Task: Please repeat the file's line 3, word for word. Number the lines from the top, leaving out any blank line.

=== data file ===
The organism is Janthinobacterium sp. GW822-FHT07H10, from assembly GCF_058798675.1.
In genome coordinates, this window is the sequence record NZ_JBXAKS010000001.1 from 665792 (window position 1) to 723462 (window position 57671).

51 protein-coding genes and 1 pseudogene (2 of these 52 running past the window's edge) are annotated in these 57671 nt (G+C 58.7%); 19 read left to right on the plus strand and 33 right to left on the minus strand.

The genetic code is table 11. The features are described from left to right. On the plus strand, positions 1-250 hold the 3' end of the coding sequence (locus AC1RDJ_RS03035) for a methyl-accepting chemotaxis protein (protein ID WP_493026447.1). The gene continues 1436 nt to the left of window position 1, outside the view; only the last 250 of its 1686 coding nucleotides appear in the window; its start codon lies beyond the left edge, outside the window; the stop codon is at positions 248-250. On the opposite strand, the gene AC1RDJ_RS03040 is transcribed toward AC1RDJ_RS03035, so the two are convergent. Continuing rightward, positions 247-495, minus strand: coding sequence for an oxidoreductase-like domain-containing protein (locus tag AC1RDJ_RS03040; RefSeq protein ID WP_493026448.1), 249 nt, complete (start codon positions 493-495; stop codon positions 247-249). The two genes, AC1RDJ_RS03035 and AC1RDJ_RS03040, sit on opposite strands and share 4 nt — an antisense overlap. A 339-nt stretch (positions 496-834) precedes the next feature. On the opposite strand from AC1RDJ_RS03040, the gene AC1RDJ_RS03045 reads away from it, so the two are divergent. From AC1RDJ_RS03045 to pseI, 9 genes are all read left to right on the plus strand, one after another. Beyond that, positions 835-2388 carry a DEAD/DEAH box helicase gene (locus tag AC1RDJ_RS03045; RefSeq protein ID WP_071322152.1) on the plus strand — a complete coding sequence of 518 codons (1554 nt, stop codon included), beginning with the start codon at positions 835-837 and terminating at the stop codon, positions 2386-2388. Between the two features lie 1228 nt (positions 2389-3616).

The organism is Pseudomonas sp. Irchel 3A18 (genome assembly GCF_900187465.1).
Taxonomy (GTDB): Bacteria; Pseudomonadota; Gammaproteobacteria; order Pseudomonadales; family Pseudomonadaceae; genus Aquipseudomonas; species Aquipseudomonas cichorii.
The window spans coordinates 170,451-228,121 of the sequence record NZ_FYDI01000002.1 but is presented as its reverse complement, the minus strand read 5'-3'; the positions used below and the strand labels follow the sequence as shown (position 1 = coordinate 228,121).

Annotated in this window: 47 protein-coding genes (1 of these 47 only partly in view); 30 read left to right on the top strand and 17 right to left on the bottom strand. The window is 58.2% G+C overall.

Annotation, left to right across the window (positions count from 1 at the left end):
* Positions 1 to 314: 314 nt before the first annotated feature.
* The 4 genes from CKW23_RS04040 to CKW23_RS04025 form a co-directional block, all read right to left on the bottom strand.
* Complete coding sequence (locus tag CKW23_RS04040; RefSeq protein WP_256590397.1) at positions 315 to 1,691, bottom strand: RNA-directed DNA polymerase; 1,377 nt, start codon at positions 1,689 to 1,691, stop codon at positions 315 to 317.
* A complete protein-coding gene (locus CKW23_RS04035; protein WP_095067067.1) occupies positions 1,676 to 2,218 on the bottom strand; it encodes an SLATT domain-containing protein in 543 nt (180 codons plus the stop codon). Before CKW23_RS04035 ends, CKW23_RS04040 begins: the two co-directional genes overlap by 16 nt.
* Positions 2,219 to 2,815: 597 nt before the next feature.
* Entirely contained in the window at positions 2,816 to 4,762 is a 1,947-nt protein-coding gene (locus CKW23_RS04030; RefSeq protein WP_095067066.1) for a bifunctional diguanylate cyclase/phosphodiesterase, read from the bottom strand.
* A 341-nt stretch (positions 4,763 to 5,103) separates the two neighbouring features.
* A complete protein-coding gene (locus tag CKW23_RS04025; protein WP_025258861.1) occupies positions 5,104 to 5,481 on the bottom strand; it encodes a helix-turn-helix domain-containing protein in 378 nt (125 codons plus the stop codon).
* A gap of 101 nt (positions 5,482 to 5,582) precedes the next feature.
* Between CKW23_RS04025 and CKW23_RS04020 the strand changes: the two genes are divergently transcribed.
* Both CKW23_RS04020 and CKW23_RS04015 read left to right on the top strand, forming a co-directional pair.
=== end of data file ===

51 protein-coding genes and 1 pseudogene (2 of these 52 running past the window's edge) are annotated in these 57671 nt (G+C 58.7%); 19 read left to right on the plus strand and 33 right to left on the minus strand.